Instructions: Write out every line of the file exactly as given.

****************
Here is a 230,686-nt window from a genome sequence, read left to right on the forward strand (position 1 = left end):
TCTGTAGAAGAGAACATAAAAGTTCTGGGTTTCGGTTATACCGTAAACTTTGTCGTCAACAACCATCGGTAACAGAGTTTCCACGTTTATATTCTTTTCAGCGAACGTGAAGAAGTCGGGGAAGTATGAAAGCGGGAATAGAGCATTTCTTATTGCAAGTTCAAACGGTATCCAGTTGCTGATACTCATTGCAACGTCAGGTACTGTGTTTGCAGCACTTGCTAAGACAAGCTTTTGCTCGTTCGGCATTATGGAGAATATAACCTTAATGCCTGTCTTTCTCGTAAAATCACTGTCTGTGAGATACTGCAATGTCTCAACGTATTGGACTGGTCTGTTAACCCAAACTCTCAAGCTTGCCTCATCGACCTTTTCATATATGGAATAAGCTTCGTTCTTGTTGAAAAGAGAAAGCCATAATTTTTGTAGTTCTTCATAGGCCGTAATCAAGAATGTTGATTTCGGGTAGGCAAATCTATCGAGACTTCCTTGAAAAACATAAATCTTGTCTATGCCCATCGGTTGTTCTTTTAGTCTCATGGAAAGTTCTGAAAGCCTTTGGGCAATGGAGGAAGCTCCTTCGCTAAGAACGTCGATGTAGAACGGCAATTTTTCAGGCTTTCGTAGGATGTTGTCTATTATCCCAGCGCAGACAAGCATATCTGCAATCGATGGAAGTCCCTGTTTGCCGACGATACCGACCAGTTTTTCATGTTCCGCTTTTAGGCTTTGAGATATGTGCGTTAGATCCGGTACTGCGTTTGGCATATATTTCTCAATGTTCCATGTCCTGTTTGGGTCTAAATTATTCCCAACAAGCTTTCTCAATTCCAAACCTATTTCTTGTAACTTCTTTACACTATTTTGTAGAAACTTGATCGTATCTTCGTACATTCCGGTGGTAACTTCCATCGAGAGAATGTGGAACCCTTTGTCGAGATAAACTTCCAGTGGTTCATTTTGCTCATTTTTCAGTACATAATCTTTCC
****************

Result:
Here is a 230,686-nt window from a genome sequence, read left to right on the forward strand (position 1 = left end):
TCTGTAGAAGAGAACATAAAAGTTCTGGGTTTCGGTTATACCGTAAACTTTGTCGTCAACAACCATCGGTAACAGAGTTTCCACGTTTATATTCTTTTCAGCGAACGTGAAGAAGTCGGGGAAGTATGAAAGCGGGAATAGAGCATTTCTTATTGCAAGTTCAAACGGTATCCAGTTGCTGATACTCATTGCAACGTCAGGTACTGTGTTTGCAGCACTTGCTAAGACAAGCTTTTGCTCGTTCGGCATTATGGAGAATATAACCTTAATGCCTGTCTTTCTCGTAAAATCACTGTCTGTGAGATACTGCAATGTCTCAACGTATTGGACTGGTCTGTTAACCCAAACTCTCAAGCTTGCCTCATCGACCTTTTCATATATGGAATAAGCTTCGTTCTTGTTGAAAAGAGAAAGCCATAATTTTTGTAGTTCTTCATAGGCCGTAATCAAGAATGTTGATTTCGGGTAGGCAAATCTATCGAGACTTCCTTGAAAAACATAAATCTTGTCTATGCCCATCGGTTGTTCTTTTAGTCTCATGGAAAGTTCTGAAAGCCTTTGGGCAATGGAGGAAGCTCCTTCGCTAAGAACGTCGATGTAGAACGGCAATTTTTCAGGCTTTCGTAGGATGTTGTCTATTATCCCAGCGCAGACAAGCATATCTGCAATCGATGGAAGTCCCTGTTTGCCGACGATACCGACCAGTTTTTCATGTTCCGCTTTTAGGCTTTGAGATATGTGCGTTAGATCCGGTACTGCGTTTGGCATATATTTCTCAATGTTCCATGTCCTGTTTGGGTCTAAATTATTCCCAACAAGCTTTCTCAATTCCAAACCTATTTCTTGTAACTTCTTTACACTATTTTGTAGAAACTTGATCGTATCTTCGTACATTCCGGTGGTAACTTCCATCGAGAGAATGTGGAACCCTTTGTCGAGATAAACTTCCAGTGGTTCATTTTGCTCATTTTTCAGTACATAATCTTTCC